For companies with an office-based workforce, the Covid-19 pandemic has meant the greatest and fastest workplace shift ever seen. However, the future of work is not a wholesale move to remote working but a new balance. A hybrid workplace approach encompassing flexible, laptop-centric ways of working tailored for maximum usability and better meetings irrespective of participant location.
Now, with an end in sight, companies need to ask what lies beyond 2020 and how to restructure to prepare for a hybrid future. Here are Barco’s top trends to look out for in 2021…
Investment in hybrid working
Appetite for hybrid working has been building for many years – Covid-19 simply brought it into focus. Having survived a period of enforced remote working, corporates must look at how to invest in the technology and infrastructure to deliver this successfully.
Our recent global workplace study, Finding a New Balance, found that, on average, employees wanted to work three days in the office and two remotely. However, our research showed that just 27 per cent of UK workers felt their office was equipped. A lack of investment in hybrid- working technology will hinder many companies. They need to commit financially to hybrid working or risk losing valuable team members.
The comeback of the meeting room
Deprived of face-to-face interaction, employees long for the meeting room’s return. People are desperate not just for the human connectivity of meetings, but the creativity they foster too. Productivity remained intact during lockdown, but creativity plummeted.
Traditional meeting rooms are hubs of innovation, and 2021 will see them come back with a bang: 62 per cent of our survey respondents want to use meeting rooms over any other setting in a bid to fill the creative void left by the pandemic. Expect to see offices reconfigured for larger meeting spaces ideal for brainstorming and group collaboration.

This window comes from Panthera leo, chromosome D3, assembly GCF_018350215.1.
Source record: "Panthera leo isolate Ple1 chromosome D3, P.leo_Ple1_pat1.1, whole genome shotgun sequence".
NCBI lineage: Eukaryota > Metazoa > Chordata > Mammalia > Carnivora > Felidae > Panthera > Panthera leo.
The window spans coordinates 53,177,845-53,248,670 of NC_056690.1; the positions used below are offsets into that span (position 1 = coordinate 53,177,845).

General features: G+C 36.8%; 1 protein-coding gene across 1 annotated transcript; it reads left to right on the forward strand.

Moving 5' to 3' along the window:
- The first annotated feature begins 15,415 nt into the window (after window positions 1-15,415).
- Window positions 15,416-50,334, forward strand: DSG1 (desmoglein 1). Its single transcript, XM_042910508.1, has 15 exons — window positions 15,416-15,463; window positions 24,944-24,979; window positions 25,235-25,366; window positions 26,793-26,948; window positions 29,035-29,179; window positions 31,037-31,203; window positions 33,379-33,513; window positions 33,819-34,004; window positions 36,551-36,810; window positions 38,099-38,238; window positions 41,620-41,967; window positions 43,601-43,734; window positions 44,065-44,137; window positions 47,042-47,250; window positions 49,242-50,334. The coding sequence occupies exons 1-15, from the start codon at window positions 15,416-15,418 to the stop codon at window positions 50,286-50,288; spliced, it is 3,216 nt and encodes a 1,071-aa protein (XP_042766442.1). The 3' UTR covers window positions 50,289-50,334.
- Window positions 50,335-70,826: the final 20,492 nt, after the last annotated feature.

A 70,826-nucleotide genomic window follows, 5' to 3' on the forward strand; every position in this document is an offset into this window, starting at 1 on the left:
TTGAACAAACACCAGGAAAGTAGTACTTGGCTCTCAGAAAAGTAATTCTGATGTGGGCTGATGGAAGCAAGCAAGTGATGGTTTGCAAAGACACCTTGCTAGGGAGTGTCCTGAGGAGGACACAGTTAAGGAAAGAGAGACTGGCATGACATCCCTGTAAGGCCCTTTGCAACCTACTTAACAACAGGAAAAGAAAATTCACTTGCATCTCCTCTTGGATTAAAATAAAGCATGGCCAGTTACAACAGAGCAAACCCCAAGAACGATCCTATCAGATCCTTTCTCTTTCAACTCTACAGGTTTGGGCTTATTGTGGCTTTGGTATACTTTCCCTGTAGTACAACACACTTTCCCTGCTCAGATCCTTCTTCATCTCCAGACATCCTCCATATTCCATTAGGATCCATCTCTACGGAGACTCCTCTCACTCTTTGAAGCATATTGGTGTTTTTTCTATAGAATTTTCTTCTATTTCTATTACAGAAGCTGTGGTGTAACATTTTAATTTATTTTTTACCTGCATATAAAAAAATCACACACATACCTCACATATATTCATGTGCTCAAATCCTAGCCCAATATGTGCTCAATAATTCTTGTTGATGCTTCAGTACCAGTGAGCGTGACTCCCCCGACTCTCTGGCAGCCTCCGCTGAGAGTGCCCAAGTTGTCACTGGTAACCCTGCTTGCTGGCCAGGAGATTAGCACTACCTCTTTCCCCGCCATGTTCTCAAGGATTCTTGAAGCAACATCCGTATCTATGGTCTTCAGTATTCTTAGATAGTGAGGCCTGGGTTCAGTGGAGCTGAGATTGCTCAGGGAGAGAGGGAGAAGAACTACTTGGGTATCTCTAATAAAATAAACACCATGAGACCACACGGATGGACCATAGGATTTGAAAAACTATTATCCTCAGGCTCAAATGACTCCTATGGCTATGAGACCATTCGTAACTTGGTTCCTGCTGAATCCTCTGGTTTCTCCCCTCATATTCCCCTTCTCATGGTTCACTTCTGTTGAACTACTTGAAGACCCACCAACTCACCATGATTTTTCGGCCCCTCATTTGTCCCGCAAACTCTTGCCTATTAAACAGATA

Engagement will be the new productivity
Right now, employees are less engaged than ever. More used to multi-tasking during remote meetings and suffering from a lack of meaningful communication, workforces are distracted. Employee engagement will become the biggest tool to maintain productivity.
Employers should focus on ways to inspire their teams, and investment in home technology, for example, could prove vital to ensure engagement on remote working days. Studies have shown the benefits of high engagement are lucrative: increasing a company’s engagement by 10 per cent can grow profits by $2,400 per employee annually.
In 2020, Gen Z changed workplace culture. Having entered the workforce remotely, it expects freedom and places a surprising amount of importance on face-to-face connection.
As the workplace Gen Z population grows, the challenge for businesses will be to offer the freedom of remote working without sacrificing the human connection this generation values. We predict an increase in flexible working policies underpinned by collaboration tech, the use of which comes naturally to Gen Z, to accommodate the best of both.
Demanding more from our technology
This year saw the most intense period of learning in workplace history. Employees spent months mastering remote-working software, often struggling initially: 65 per cent of our survey respondents said they had difficulties setting up impromptu meetings.
Now that the steep learning curve is beginning to plateau, workforces will demand more from their technology, pushing its boundaries to meet their needs. For example, 56 per cent of our respondents favour working on laptops, therefore new technology will need to reflect this. We foresee rapid development in remote -work ing technology that optimises collaboration.
Difficulties aside, it’s unlikely a single moment will shift workplace culture so dramatically any time soon. After a year of imposed distance, collaboration technology will bridge the gaps between colleagues, providing the tools for better meetings as the workplace finds its new balance.
To find out more, visit www.barco.com/en